US military denies airstrike killed civilians in Afghanistan
A US soldier patrols near the site of a US bombing during an operation against militants in the Achin district of Nangarhar province, on April 15, 2017. (AFP photo)
Islam Times - The US military has strongly denied that American forces killed civilians in a recent airstrike in the eastern part of Afghanistan.
Afghan officials had said at least 16 civilians, including women and children, were killed on Thursday when a private vehicle was struck in Haska Mina district in the eastern province of Nangarhar.
But US Forces-Afghanistan said in a statement on Saturday that the airstrike "killed a number of militants," not civilians.
"The militants were observed loading weapons in to a vehicle and were under surveillance until the vehicle was destroyed by an airstrike," said Bob Purtiman, a spokesman for the American military in Afghanistan.
"The strike was conducted in the middle of open terrain. There was zero chance of civilian casualties,” Purtiman added. "This was the second false claim of civilian casualties in the same district in the last three weeks.”
The United States currently has about 8,400 soldiers in Afghanistan with another 5,000 troops from NATO allies.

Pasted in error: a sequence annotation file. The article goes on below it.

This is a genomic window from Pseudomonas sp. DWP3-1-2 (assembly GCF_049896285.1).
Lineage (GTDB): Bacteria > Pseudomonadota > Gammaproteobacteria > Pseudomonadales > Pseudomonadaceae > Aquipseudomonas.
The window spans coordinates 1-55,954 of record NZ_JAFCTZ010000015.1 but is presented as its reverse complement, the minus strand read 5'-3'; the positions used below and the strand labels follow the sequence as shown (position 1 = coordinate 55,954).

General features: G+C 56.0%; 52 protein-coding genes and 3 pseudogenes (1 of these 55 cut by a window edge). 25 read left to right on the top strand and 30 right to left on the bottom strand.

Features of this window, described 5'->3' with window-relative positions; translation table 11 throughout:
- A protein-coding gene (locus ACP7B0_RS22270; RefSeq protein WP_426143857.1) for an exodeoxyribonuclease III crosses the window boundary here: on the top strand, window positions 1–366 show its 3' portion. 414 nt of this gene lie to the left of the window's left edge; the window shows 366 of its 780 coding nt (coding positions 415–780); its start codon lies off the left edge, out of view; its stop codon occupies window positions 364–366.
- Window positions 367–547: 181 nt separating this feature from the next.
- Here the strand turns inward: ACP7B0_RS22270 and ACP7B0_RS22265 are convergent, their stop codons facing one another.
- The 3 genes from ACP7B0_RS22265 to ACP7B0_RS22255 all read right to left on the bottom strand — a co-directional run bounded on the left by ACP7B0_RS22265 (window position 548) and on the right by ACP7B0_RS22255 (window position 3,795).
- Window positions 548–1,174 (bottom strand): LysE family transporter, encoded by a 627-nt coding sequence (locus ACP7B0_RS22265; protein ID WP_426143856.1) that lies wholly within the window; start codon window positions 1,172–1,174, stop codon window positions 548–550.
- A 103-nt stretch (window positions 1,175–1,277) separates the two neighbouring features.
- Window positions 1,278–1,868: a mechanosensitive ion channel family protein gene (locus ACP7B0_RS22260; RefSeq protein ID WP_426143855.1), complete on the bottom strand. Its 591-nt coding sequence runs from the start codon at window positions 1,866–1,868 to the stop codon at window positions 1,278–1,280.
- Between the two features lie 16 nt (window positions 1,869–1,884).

Civilian casualties caused by NATO forces have been one of the most contentious issues in the close to 16-year military campaign in Afghanistan, prompting strong government and public criticism.
In June, at least three Afghan border police officers were killed in US airstrikes in Helmand province. Back in February, American airstrikes also killed 22 civilians in the same province.
Afghanistan is still suffering from insecurity and violence years after the United States and its allies invaded the country as part of Washington’s so-called war on terror. The military invasion removed the Taliban from power, but their militancy continues to this day.
The war in Afghanistan is the longest in US history with a cost of about $1 trillion. More than 2,400 Americans have died and another 20,000 have been wounded in the country since the invasion in 2001.
US President Donald Trump has been skeptical about the military campaign in Afghanistan. US officials have said that Trump's doubts about the war has led to a delay in completing a new strategy in the war-torn country.
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